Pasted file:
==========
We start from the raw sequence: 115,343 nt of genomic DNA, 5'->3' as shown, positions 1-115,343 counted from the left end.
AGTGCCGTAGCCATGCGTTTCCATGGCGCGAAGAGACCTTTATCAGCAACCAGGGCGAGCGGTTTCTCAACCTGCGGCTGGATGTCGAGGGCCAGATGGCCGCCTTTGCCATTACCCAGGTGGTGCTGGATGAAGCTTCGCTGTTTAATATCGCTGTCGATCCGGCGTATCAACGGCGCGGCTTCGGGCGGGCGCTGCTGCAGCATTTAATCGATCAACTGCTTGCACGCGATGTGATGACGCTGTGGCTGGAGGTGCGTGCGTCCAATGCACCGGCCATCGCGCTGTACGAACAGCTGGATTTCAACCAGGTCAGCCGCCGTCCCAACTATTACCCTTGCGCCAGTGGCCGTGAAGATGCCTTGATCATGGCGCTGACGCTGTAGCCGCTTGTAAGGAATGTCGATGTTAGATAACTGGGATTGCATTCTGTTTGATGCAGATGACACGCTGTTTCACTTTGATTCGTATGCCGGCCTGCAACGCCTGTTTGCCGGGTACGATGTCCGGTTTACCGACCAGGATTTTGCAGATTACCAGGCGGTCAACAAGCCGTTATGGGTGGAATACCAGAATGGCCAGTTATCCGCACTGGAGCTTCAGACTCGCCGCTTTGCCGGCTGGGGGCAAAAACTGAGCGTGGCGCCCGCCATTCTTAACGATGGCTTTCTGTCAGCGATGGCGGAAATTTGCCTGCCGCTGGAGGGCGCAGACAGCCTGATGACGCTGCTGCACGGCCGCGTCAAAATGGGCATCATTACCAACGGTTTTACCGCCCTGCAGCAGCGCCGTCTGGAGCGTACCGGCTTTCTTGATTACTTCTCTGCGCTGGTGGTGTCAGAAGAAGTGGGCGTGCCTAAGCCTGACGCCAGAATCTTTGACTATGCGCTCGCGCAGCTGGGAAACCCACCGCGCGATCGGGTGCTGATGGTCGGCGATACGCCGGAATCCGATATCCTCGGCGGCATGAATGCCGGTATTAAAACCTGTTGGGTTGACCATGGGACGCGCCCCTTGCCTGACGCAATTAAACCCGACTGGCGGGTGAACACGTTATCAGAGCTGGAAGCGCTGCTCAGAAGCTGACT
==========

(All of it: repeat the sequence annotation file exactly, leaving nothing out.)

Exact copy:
We start from the raw sequence: 115,343 nt of genomic DNA, 5'->3' as shown, positions 1-115,343 counted from the left end.
AGTGCCGTAGCCATGCGTTTCCATGGCGCGAAGAGACCTTTATCAGCAACCAGGGCGAGCGGTTTCTCAACCTGCGGCTGGATGTCGAGGGCCAGATGGCCGCCTTTGCCATTACCCAGGTGGTGCTGGATGAAGCTTCGCTGTTTAATATCGCTGTCGATCCGGCGTATCAACGGCGCGGCTTCGGGCGGGCGCTGCTGCAGCATTTAATCGATCAACTGCTTGCACGCGATGTGATGACGCTGTGGCTGGAGGTGCGTGCGTCCAATGCACCGGCCATCGCGCTGTACGAACAGCTGGATTTCAACCAGGTCAGCCGCCGTCCCAACTATTACCCTTGCGCCAGTGGCCGTGAAGATGCCTTGATCATGGCGCTGACGCTGTAGCCGCTTGTAAGGAATGTCGATGTTAGATAACTGGGATTGCATTCTGTTTGATGCAGATGACACGCTGTTTCACTTTGATTCGTATGCCGGCCTGCAACGCCTGTTTGCCGGGTACGATGTCCGGTTTACCGACCAGGATTTTGCAGATTACCAGGCGGTCAACAAGCCGTTATGGGTGGAATACCAGAATGGCCAGTTATCCGCACTGGAGCTTCAGACTCGCCGCTTTGCCGGCTGGGGGCAAAAACTGAGCGTGGCGCCCGCCATTCTTAACGATGGCTTTCTGTCAGCGATGGCGGAAATTTGCCTGCCGCTGGAGGGCGCAGACAGCCTGATGACGCTGCTGCACGGCCGCGTCAAAATGGGCATCATTACCAACGGTTTTACCGCCCTGCAGCAGCGCCGTCTGGAGCGTACCGGCTTTCTTGATTACTTCTCTGCGCTGGTGGTGTCAGAAGAAGTGGGCGTGCCTAAGCCTGACGCCAGAATCTTTGACTATGCGCTCGCGCAGCTGGGAAACCCACCGCGCGATCGGGTGCTGATGGTCGGCGATACGCCGGAATCCGATATCCTCGGCGGCATGAATGCCGGTATTAAAACCTGTTGGGTTGACCATGGGACGCGCCCCTTGCCTGACGCAATTAAACCCGACTGGCGGGTGAACACGTTATCAGAGCTGGAAGCGCTGCTCAGAAGCTGACT